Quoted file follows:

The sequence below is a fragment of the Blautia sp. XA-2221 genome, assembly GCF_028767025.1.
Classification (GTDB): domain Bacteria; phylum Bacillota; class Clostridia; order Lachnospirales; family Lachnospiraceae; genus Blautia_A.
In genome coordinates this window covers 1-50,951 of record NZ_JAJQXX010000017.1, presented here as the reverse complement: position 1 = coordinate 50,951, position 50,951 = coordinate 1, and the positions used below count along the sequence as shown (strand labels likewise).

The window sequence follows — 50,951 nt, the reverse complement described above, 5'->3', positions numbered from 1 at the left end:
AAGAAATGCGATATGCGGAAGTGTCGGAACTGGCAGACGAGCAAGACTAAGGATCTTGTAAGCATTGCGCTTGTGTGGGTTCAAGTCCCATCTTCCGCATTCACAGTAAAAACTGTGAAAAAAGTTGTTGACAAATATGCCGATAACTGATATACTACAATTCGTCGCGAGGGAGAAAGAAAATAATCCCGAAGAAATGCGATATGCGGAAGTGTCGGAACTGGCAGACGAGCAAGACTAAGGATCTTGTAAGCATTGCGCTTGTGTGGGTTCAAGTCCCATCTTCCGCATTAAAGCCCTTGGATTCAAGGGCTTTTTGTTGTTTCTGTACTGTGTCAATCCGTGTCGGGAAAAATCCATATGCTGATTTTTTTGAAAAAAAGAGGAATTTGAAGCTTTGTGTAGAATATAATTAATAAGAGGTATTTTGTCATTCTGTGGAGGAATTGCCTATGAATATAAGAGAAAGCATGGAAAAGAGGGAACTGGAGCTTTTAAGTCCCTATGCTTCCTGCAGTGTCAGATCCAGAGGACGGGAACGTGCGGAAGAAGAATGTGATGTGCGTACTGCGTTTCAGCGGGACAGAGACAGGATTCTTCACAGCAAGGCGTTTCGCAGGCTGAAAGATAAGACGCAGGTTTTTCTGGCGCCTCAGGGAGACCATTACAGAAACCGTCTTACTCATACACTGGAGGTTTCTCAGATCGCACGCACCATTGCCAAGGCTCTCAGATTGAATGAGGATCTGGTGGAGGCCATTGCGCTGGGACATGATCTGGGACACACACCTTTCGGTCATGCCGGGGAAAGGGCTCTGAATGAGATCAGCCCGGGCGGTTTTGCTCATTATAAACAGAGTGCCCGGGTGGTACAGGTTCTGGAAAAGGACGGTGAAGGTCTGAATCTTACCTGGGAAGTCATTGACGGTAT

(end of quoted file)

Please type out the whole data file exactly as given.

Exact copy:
The sequence below is a fragment of the Blautia sp. XA-2221 genome, assembly GCF_028767025.1.
Classification (GTDB): domain Bacteria; phylum Bacillota; class Clostridia; order Lachnospirales; family Lachnospiraceae; genus Blautia_A.
In genome coordinates this window covers 1-50,951 of record NZ_JAJQXX010000017.1, presented here as the reverse complement: position 1 = coordinate 50,951, position 50,951 = coordinate 1, and the positions used below count along the sequence as shown (strand labels likewise).

The window sequence follows — 50,951 nt, the reverse complement described above, 5'->3', positions numbered from 1 at the left end:
AAGAAATGCGATATGCGGAAGTGTCGGAACTGGCAGACGAGCAAGACTAAGGATCTTGTAAGCATTGCGCTTGTGTGGGTTCAAGTCCCATCTTCCGCATTCACAGTAAAAACTGTGAAAAAAGTTGTTGACAAATATGCCGATAACTGATATACTACAATTCGTCGCGAGGGAGAAAGAAAATAATCCCGAAGAAATGCGATATGCGGAAGTGTCGGAACTGGCAGACGAGCAAGACTAAGGATCTTGTAAGCATTGCGCTTGTGTGGGTTCAAGTCCCATCTTCCGCATTAAAGCCCTTGGATTCAAGGGCTTTTTGTTGTTTCTGTACTGTGTCAATCCGTGTCGGGAAAAATCCATATGCTGATTTTTTTGAAAAAAAGAGGAATTTGAAGCTTTGTGTAGAATATAATTAATAAGAGGTATTTTGTCATTCTGTGGAGGAATTGCCTATGAATATAAGAGAAAGCATGGAAAAGAGGGAACTGGAGCTTTTAAGTCCCTATGCTTCCTGCAGTGTCAGATCCAGAGGACGGGAACGTGCGGAAGAAGAATGTGATGTGCGTACTGCGTTTCAGCGGGACAGAGACAGGATTCTTCACAGCAAGGCGTTTCGCAGGCTGAAAGATAAGACGCAGGTTTTTCTGGCGCCTCAGGGAGACCATTACAGAAACCGTCTTACTCATACACTGGAGGTTTCTCAGATCGCACGCACCATTGCCAAGGCTCTCAGATTGAATGAGGATCTGGTGGAGGCCATTGCGCTGGGACATGATCTGGGACACACACCTTTCGGTCATGCCGGGGAAAGGGCTCTGAATGAGATCAGCCCGGGCGGTTTTGCTCATTATAAACAGAGTGCCCGGGTGGTACAGGTTCTGGAAAAGGACGGTGAAGGTCTGAATCTTACCTGGGAAGTCATTGACGGTAT